Fun_People Archive
14 Oct
The seven Blue Moons

Date: Fri, 14 Oct 94 12:44:24 PDT
To: Fun_People
Subject: The seven Blue Moons

Forwarded-by: lanih@info.Berkeley.EDU (J. Lani Herrmann)
Forwarded-by: Alix Herrmann Scheurer <>
Forwarded-by: Bob Riddle <>
From: The Great Plains Planetarian,
	(newsletter of the Great Plains  Planetarium Association)
 Blue Moon?
 Philip Hiscock 
 If you pay attention to the sky you'll know that tomorrow
 night there will be a full moon. Something to howl at while
 you're down on the waterfront, if you need it. Modern folklore
 has it that full moons make for better parties and higher
 booking rates at mental hospitals, but the studies I've heard
 about seem to deny the relationship.
 At least once this week you have probably heard through the
 media that the old year (for purists, the decade of the
 eighties) is going out on a blue moon. People have been saying
 that "according to folklore" a second moon in a calendar month
 is a "blue moon." So, they say, this is the origin of the
 phrase "once in a blue moon." Don't believe them!  "Once in a
 blue moon" is old, about 150 years old, but the age of
 the two-full-moons-in-a-month meaning of "blue moon" is less
 than ten years.  The older meaning may be wishy-washy and the
 newer one solid and technical, but don't let anyone tell you
 they have replaced one with the other.
 It's not rare to see two full moons in a month. Because the
 moon and our calendar are not in sync and all the months but
 February are longer than the moon's synodical cycle, it
 happens about seven times in every nineteen years. That's
 every thirty-three months on average. Months have different
 lengths, so the phenomenon moves around a bit. In 1999
 there will even be two "blue" moons. If you think about it,
 it's a little like getting paid every second Friday and
 finding some months you get paid three times instead of twice.
 Meaning is a slippery substance. The phrase "blue moon" has
 been around a long time, well over 400 years, but during that
 time its meaning has shifted around a lot. I have counted six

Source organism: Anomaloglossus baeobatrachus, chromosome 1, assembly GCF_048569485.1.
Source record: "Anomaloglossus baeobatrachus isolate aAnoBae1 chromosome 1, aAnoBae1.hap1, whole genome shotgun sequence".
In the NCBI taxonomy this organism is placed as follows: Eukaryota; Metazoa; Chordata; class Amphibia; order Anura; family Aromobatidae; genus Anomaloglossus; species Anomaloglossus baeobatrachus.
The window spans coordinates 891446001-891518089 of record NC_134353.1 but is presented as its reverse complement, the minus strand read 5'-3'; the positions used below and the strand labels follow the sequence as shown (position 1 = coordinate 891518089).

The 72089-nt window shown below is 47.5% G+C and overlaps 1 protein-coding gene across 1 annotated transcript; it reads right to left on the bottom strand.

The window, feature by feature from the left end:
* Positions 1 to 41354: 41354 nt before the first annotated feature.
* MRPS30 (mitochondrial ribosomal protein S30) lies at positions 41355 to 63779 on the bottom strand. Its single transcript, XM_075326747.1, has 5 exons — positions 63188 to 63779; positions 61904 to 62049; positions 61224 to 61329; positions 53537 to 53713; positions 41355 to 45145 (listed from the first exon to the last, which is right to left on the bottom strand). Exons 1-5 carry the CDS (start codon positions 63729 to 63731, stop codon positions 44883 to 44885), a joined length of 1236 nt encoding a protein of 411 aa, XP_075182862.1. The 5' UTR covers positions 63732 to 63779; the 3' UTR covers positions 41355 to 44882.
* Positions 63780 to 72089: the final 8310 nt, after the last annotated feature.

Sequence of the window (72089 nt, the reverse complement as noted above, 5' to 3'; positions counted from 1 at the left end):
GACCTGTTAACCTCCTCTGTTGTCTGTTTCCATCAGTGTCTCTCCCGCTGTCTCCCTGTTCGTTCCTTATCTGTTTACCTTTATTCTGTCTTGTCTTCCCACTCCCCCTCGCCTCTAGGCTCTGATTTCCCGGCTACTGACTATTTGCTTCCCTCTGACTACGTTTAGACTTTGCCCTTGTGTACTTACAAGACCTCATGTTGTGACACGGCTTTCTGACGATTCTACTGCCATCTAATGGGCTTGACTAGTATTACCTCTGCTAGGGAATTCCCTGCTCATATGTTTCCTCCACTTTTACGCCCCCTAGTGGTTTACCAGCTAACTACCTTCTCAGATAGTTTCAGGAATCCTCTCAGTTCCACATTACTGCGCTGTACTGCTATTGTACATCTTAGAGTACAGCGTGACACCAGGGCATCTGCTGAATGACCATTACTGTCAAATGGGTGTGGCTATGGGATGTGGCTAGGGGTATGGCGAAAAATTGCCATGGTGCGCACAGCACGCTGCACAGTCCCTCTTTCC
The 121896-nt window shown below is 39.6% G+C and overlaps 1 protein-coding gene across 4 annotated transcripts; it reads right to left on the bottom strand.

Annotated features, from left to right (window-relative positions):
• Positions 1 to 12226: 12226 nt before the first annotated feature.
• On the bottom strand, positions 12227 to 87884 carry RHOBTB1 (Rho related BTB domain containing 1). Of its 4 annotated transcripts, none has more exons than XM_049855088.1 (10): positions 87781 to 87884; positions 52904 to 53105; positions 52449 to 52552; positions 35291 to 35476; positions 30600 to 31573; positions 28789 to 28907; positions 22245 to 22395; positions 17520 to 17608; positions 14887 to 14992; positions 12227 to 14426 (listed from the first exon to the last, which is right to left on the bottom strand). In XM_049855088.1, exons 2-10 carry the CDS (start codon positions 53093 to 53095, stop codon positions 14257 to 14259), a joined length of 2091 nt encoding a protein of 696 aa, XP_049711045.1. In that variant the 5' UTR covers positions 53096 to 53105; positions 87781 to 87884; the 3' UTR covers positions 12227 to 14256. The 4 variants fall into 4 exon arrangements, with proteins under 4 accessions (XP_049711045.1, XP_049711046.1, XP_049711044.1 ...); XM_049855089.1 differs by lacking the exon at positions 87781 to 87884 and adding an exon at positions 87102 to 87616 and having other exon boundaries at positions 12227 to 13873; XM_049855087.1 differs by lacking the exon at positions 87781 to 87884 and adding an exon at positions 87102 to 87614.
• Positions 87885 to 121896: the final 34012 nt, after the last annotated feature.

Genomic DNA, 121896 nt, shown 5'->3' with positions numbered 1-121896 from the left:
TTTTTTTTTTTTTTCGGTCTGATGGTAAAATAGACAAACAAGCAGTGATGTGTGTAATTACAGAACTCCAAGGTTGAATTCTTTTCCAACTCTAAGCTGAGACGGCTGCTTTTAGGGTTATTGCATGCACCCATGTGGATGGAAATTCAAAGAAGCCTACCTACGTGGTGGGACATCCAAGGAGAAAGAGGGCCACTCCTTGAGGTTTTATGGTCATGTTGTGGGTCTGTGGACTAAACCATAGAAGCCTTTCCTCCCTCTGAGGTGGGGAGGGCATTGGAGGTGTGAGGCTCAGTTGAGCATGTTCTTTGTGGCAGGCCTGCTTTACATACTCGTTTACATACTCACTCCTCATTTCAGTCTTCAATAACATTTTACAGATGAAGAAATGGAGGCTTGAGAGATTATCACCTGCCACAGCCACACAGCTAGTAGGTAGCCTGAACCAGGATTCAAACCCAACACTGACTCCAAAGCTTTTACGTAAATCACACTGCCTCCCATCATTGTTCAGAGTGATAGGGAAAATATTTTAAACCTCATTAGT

different meanings which have been carried by the term, and at
 least four of them are still current today. So that makes
 discussion of the term a little complicated.
 The earliest references to the term are in a phrase remarkably
 like early references to "green cheese." Both were used as
 examples of obvious absurdities about which there could be no
 argument. Four hundred years ago, if someone said, "He would
 argue the moon was blue," the average sixteenth century man
 would take it the way we take, "He'd argue that black is
 white." This understanding of a blue moon being absurd (the
 first meaning) led eventually to a second meaning, that of
 "never." To say that something would happen when the moon
 turned blue was like saying that it would happen on Tib's Eve
 (at least before Tib got a day near Christmas assigned to
 But of course, there are examples of the moon actually turning
 blue; that's the third meaning - the moon visually appearing
 blue. When the Indonesian volcano Krakatoa exploded in 1883,
 its dust turned sunsets green and the moon blue all around the
 world for the best part of two years. In 1927 a late monsoon
 in India set up conditions for a blue moon.  And the moon here
 in Newfoundland was turned blue in 1951 when huge forest fires
 in Alberta threw smoke particles up into the sky. Even by
 the nineteenth century it was clear that although visually
 blue moons were rare, they did happen from time to time. So
 the phrase "once in a blue moon" came about. It meant then
 exactly what it means today - that an event was fairly
 infrequent, but not quite regular enough to pinpoint. That's
 meaning number four, and today it is still the main one.
 I know of six songs which use "blue moon" as a symbol of
 sadness and loneliness. In half of them the poor crooner's
 moon turns to gold when he gets his love at the end of the